To know their kids
Will eat next week
Cause the lowest bids
On the “new” MG
Have at last come through
And gasoline energy
With coal-fired ‘lectricity
And a tax-free economy
Mean short-term prosperity
And that’s good,
Good enough for me.

CUT TO: little MG endlessly circling the mall parking lot, looking for a space. SOUND OVER: “mmmmmmm.” ZOOM IN: Skeleton in driver’s seat, with an erection.

but seriously: is my bald spot showing?

Mercedes Benz: nothing special, in fact.

Friday, June 9th, 2006

It’s been a while since we gratuitously insulted a large swath of the consuming public based solely on the sort of car they drive. But the need has been building within us, the seething resentment, the hurt and anger.

In the key of G then:


You drive a Mercedes Benz
Because you haven’t any friends
Who can tell you what you are
Based on your make and type of car

To see your Mercedes Benz
You need a special kind of lens
That tells you what you are to be
And helps you see what others see

With all the money that you spend
Here is the message that you send:

I don’t care about the world
It doesn’t matter what I kill
It doesn’t matter if I steal
Or that my kids can’t walk to school

It’s your car that does you wrong
From your car you get this pong

Some say Mercedes rhymes with money
Some say my plaint is kind of funny
In point of fact they’re all dead wrong
Every car gives off the pong

Mercedes, Ford and GM too
Hyundai, Honda, Subaru
In point of fact you buy a car
And with it too the pong of fear:

Cause every car is much the same
All the cars deserve the blame:

I don’t care about the world
It doesn’t matter what I kill
It doesn’t matter if I steal
Or that my kids can’t walk to school

It’s your car that does you wrong
From your car you get this pong

So in your Merdre-cedes Benz
Your need for space is so intense
Your need for speed a blinding lie
Your ears immune to pongs I cry

But what I’m trying here to say
Is that your car like others may
Fit a mould society
Has formed for you
without pity

Cause every car is much the same
All the cars deserve the blame
It’s your car that does you wrong
From your car you get this pong

Mother’s Day and Advertising Agencies

Sunday, May 14th, 2006

In 1858, Anna Reeve Jarvis organized Mother’s Work Days in West Virginia. Her immediate goal was to improve sanitation in Appalachian communities. In 1872, Julia Ward Howe, author of the “Battle Hymn of the Republic,” proposed an annual Mother’s Day for Peace.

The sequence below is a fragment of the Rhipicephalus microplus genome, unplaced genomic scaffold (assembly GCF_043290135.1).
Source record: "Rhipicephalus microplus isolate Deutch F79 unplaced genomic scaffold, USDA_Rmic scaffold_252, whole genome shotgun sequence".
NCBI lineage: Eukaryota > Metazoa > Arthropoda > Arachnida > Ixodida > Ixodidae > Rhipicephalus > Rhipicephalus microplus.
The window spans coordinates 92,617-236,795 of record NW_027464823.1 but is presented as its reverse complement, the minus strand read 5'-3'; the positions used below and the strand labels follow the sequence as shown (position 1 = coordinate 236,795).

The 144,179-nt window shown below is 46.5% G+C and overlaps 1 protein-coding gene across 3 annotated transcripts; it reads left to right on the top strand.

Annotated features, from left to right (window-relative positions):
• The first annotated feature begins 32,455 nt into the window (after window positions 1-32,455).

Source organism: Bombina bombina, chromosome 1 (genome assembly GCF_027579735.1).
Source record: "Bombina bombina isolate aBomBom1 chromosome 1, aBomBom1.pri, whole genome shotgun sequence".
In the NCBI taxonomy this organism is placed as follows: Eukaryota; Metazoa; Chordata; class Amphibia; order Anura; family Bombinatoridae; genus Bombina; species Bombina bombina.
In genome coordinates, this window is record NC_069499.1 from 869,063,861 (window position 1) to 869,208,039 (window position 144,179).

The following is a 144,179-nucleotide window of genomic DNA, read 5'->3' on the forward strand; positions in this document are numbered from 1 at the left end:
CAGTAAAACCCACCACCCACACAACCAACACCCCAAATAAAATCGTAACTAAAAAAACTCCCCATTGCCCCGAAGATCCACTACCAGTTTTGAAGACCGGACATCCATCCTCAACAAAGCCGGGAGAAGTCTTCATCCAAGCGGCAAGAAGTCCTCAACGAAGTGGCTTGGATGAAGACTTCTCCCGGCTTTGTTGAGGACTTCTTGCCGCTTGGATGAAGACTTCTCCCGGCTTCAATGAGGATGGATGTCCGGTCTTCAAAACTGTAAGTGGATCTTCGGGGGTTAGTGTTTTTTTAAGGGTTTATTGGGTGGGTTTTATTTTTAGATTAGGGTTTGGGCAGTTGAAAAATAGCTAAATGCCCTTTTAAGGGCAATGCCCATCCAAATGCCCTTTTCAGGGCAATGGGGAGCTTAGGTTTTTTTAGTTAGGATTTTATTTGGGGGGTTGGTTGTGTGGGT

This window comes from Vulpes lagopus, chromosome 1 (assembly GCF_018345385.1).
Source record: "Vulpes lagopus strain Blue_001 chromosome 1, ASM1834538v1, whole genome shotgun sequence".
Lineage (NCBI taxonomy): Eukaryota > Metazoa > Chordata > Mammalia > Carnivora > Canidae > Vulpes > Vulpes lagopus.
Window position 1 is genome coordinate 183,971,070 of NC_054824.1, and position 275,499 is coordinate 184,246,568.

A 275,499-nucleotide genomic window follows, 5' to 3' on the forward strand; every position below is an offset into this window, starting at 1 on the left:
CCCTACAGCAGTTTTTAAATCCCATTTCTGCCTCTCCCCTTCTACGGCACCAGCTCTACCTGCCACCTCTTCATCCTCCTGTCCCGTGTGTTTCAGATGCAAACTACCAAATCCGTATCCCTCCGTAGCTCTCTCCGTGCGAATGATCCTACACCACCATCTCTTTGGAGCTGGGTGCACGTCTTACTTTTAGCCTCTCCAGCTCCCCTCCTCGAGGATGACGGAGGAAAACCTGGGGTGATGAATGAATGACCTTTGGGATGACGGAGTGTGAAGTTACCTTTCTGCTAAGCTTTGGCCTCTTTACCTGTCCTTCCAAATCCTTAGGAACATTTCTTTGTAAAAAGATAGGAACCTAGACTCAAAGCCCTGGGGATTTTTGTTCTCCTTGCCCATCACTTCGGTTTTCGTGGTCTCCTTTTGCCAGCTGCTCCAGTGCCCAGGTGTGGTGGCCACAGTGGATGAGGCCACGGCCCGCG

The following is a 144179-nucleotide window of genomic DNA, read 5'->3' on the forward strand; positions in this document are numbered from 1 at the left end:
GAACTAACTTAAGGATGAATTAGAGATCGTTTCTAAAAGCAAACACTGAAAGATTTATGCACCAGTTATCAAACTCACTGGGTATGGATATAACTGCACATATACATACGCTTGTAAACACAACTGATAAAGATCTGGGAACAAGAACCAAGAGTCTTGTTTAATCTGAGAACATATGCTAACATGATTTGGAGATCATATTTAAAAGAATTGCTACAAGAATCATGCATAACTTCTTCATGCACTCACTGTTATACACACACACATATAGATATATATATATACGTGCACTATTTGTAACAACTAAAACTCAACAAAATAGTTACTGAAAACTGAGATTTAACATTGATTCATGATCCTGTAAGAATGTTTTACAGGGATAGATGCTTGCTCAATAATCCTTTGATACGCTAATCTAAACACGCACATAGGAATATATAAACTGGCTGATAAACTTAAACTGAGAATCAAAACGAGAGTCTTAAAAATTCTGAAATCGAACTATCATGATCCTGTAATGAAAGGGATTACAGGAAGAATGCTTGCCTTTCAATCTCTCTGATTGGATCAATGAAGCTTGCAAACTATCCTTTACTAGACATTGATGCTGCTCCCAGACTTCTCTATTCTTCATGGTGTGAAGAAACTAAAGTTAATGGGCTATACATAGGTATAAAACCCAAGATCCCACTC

Think those are noble causes? We agree. But the same crafty amoralists who stoke the global warming engine of automobile sales have long had their hooks in “Mother’s Day.” Today, it’s enough for the Steven Harpers and George W. Bushes of this world to buy mom a flower or take her out to dinner. That lets them off the hook for another 364 days of warmongering. That excuses them to peel another dollar out of daycare or child nutrition programs.

We present this pong on Mother’s Day as a reminder of how insidious those “artists with nothing to say” can be. Never forget, the same ad agency that GM has relied on since 1914, the Campbell-Ewald company, was a prime recipient of $US 194 million in secret p.r. funding to bolster the U.S. President’s image. Don’t trust them. Don’t believe them.

As Ruth Rosen (professor in Davis California) writes,

In 1913, Congress declared the second Sunday in May to be Mother’s Day. By then, the growing consumer culture had successfully redefined women as consumers for their families. Politicians and businessmen eagerly enbraced the idea of celebrating the private sacrifices made by individual mothers. As the Florists’ Review, the industry’s trade jounal, bluntly put it, “This was a holiday that could be exploited.”

The new advertising industry quickly taught Americans how to honour their mothers – by buying flowers. Outraged by florists who were selling carnations for the exorbitant price of $1 apiece, Anna Jarvis’ daughter undertook a campaign against those who “would undermine Mother’s Day with their greed.” But she fought a losing battle. Within a few years, the Florists’ Reviewtriumphantly announced that it was “Miss Jarvis who was completely squelched.”

Since then, Mother’s Day has ballooned into a billion-dollar industry. Americans may revere the idea of motherhood and love their own mothers, but not all mothers. Poor, unemployed mothers may enjoy flowers, but they also need child care, job training, health care, a higher minimum wage and paid parental leave. Working mothers may enjoy breakfast in bed, but they also need the kind of governmental assistance provided by every other industrialized society.

Arise, then, women of this day! Arise all women who have hearts,
whether our baptism be that of water or of fears!

Say firmly: “We will not have great questions decided by
irrelevant agencies
[emphasis mine –ed.]. Our husbands shall not come to us, reeking
with carnage, for caresses and applause. Our sons shall not be
taken from us to unlearn all that we have been able to teach
them of charity, mercy and patience.

We women of one country will be too tender of those of another
country to allow our sons to be trained to injure theirs. From
the bosom of the devastated earth a voice goes up with our own.
It says “Disarm, Disarm! The sword of murder is not the balance
of justice.”

Blood does not wipe our dishonor nor violence indicate possession.